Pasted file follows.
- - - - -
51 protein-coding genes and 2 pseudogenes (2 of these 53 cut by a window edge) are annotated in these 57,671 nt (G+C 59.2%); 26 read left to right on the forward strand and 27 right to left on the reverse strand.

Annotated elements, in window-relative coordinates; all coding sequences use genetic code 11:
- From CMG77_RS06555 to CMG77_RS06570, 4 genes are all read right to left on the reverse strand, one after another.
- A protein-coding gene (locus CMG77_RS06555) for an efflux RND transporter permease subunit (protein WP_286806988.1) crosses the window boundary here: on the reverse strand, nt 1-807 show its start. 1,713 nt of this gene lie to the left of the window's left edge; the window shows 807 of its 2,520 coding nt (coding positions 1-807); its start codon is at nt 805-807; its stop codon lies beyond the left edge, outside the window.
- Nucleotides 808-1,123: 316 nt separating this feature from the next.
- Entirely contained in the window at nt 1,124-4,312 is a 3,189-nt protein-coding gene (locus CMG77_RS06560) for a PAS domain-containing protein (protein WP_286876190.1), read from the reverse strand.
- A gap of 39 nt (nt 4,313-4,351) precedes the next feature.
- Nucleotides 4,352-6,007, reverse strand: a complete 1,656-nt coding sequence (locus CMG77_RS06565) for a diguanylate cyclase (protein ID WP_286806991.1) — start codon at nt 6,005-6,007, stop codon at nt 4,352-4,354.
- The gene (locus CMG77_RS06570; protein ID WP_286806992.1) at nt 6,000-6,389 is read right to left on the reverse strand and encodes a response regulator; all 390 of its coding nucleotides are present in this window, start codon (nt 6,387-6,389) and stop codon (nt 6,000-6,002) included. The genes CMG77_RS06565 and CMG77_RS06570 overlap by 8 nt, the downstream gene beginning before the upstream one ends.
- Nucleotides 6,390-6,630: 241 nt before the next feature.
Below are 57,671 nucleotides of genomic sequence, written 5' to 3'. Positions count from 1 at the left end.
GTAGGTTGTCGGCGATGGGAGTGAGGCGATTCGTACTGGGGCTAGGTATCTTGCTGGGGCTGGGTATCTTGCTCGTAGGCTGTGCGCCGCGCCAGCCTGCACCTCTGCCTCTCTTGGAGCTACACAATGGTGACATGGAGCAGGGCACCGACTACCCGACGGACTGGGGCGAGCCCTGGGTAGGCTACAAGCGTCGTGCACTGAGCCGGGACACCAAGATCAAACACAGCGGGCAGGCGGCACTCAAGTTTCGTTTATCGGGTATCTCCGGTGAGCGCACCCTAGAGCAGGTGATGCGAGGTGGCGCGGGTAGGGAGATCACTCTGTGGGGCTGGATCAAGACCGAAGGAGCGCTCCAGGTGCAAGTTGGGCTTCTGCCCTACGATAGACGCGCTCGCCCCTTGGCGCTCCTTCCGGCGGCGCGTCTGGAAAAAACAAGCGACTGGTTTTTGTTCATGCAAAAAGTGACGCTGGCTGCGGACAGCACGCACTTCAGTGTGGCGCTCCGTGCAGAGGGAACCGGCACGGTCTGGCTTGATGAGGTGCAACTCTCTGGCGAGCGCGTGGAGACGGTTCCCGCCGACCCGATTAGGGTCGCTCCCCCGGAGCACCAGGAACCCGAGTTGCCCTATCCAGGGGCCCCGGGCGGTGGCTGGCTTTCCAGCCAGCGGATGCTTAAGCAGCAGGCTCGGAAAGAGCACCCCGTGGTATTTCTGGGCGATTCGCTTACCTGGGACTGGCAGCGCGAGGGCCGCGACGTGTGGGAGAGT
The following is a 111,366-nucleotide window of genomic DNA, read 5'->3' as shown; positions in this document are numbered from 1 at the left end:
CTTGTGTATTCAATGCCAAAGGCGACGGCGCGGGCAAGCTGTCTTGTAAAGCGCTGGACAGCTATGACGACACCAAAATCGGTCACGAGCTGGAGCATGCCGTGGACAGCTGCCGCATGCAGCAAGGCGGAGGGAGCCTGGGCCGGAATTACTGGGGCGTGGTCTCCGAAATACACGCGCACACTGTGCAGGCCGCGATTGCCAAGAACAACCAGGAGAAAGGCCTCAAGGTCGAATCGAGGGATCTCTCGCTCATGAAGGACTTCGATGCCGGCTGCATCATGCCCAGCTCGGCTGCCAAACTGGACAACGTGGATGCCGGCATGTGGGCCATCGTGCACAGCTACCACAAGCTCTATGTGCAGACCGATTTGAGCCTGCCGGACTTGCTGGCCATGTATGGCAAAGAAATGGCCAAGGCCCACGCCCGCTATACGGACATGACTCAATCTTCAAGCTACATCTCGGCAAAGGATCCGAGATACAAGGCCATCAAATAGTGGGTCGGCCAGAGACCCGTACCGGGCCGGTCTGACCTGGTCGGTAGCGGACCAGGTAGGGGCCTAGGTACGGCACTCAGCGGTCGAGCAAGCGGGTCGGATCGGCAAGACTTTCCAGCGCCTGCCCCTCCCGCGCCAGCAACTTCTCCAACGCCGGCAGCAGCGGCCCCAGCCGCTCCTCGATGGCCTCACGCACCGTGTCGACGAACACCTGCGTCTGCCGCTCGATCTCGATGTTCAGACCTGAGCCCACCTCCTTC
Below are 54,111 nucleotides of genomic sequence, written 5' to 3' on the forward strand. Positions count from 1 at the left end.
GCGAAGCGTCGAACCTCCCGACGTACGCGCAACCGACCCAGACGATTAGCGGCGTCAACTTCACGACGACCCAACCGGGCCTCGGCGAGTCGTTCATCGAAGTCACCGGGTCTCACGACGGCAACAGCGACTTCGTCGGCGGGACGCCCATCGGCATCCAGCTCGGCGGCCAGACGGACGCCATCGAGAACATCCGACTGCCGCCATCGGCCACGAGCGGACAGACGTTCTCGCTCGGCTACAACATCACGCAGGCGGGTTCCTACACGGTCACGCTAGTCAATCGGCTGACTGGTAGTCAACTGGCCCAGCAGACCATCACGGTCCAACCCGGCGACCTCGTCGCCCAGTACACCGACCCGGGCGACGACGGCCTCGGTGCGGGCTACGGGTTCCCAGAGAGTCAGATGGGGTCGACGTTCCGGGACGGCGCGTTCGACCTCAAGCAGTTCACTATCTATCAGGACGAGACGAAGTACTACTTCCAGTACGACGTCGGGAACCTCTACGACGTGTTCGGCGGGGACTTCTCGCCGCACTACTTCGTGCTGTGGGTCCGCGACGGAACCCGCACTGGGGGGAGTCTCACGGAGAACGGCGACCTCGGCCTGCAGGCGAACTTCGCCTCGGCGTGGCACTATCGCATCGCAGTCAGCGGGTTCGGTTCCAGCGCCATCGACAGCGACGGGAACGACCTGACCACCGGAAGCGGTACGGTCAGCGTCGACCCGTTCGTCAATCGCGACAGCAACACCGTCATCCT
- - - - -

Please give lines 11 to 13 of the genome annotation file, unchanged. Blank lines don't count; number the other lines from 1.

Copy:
Below are 57,671 nucleotides of genomic sequence, written 5' to 3'. Positions count from 1 at the left end.
GTAGGTTGTCGGCGATGGGAGTGAGGCGATTCGTACTGGGGCTAGGTATCTTGCTGGGGCTGGGTATCTTGCTCGTAGGCTGTGCGCCGCGCCAGCCTGCACCTCTGCCTCTCTTGGAGCTACACAATGGTGACATGGAGCAGGGCACCGACTACCCGACGGACTGGGGCGAGCCCTGGGTAGGCTACAAGCGTCGTGCACTGAGCCGGGACACCAAGATCAAACACAGCGGGCAGGCGGCACTCAAGTTTCGTTTATCGGGTATCTCCGGTGAGCGCACCCTAGAGCAGGTGATGCGAGGTGGCGCGGGTAGGGAGATCACTCTGTGGGGCTGGATCAAGACCGAAGGAGCGCTCCAGGTGCAAGTTGGGCTTCTGCCCTACGATAGACGCGCTCGCCCCTTGGCGCTCCTTCCGGCGGCGCGTCTGGAAAAAACAAGCGACTGGTTTTTGTTCATGCAAAAAGTGACGCTGGCTGCGGACAGCACGCACTTCAGTGTGGCGCTCCGTGCAGAGGGAACCGGCACGGTCTGGCTTGATGAGGTGCAACTCTCTGGCGAGCGCGTGGAGACGGTTCCCGCCGACCCGATTAGGGTCGCTCCCCCGGAGCACCAGGAACCCGAGTTGCCCTATCCAGGGGCCCCGGGCGGTGGCTGGCTTTCCAGCCAGCGGATGCTTAAGCAGCAGGCTCGGAAAGAGCACCCCGTGGTATTTCTGGGCGATTCGCTTACCTGGGACTGGCAGCGCGAGGGCCGCGACGTGTGGGAGAGT
The following is a 111,366-nucleotide window of genomic DNA, read 5'->3' as shown; positions in this document are numbered from 1 at the left end: